Furthermore, although the fasteners on the drawing have been illustrated, this representation expresses what pattern would be visible on the actual building when a color coding system was utilized. It would be clear as to what type of fastener was used and to whether the same type of fastener was used throughout and in accordance with specifications. Although the diagram in
As another example of the application of the present invention,
The color imparted to the fasteners of the present invention to code them for identification may be applied in any manner known to those of skill in the art. In the preferred embodiment, the coloring will be applied by coating at least the exposed portion of the fastener with a colored substance, such as paint, resin or colored rubber compounds. Coating may be achieved by means well known to those of skill in the are, such as dip coating or spraying. It is preferred that the colored coating used is applied to that a sufficient amount should remain on the exposed portion of the fastener after the fastener has been applied such that the color on the exposed portion may be determined by a person viewing it. Preferably, the color of the exposed portion may be determined by a person of normal vision (20/20), obtained either with or without corrective lenses, at a distance of at least 1 foot away, more preferably from a distance of at least 5 feet away, and most preferably from a distance of at least 10 feet away, and optimally from a distance of at least 18 feet away. Moreover, in certain construction applications, it is desirable that the color of the exposed portion of the fastener be determinable from other distances, such as from at least 15 feet away, and sometimes from as far as 20 feet or greater. For example, it is not uncommon for vaulted ceilings on a medium-sized home to be from 20 to 30 feet in height. For these vaulted ceilings, it would be desirable to use fasteners of the present invention in which the color of the exposed portion may be determined from a distance of more than 20 feet, so that a building inspector standing below could determine the color of the exposed portion and thus that the correct fastener has been used.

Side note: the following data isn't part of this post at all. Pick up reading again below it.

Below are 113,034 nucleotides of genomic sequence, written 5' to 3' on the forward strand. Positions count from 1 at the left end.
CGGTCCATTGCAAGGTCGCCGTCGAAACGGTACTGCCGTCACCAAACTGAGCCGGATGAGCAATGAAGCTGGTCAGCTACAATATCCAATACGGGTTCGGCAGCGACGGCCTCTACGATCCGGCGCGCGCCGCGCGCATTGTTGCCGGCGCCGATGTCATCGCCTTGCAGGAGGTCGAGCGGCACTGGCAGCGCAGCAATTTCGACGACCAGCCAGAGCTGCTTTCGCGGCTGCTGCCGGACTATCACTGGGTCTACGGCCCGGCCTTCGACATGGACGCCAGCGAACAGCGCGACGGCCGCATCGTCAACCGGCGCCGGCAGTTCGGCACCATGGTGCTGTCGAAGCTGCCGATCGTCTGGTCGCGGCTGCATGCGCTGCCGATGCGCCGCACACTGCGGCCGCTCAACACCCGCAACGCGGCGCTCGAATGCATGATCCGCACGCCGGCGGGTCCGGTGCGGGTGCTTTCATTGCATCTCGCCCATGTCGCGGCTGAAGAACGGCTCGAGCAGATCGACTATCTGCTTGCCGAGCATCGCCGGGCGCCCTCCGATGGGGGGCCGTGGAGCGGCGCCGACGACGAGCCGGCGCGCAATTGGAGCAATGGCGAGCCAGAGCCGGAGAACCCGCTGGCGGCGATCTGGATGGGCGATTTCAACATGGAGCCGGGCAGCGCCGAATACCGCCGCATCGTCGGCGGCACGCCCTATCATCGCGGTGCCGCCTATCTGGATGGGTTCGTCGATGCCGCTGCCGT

It is also preferred that the coloring agent used to practice the present invention be of the type that is not removed when the fastener is inserted by a driving member, such as the hammering of a nail. It is most preferred that enough of the coloring remain after the fastener has been inserted so that the color of the exposed portion of the fastener may be determined by person of normal vision from at least 5 feet away, preferably 10 feet away, more preferably 15 to 18 feet away, and optimally from 20 feet away or more, even when used on fasteners having exposed surfaces as small as an 8 gauge nail head, and preferably as small as a 12½ gauge nail head. The present inventors have determined that colored rubber based compounds, such as Plastic Dip sold by Plastic Dip International, Circle Pines, Minn., are suitable coloring agents for this purpose.
Although the foregoing description of the preferred embodiments of the present invention has shown, described and pointed out the fundamental novel features of the invention, it will be understood that various omissions, substitutions, and changes in the form of the detail of the apparatus and method as illustrated as well as the uses thereof, may be made by those skilled in the art, without departing from the spirit of the present invention. Consequently, the scope of the present invention should not be limited to the foregoing discussions, but should be defined by the appended claims.
|Cited Patent||Filing date||Publication date||Applicant||Title|
|US752588 *||Jul 8, 1903||Feb 16, 1904||Rivet|
|US3076373||Nov 14, 1958||Feb 5, 1963||Plastic Clad Metal Products In||Fastener with a linearly oriented thermoplastic covering|
|US3252569||Jan 29, 1963||May 24, 1966||Plasti Clad Metal Products Inc||Plastic coated laminated nail|
|US3550244||Jul 11, 1967||Dec 29, 1970||Standard Pressed Steel Co||Method of making coded dowel pins|
|US3894466||Jul 8, 1974||Jul 15, 1975||Illinois Tool Works||Coated fastening element|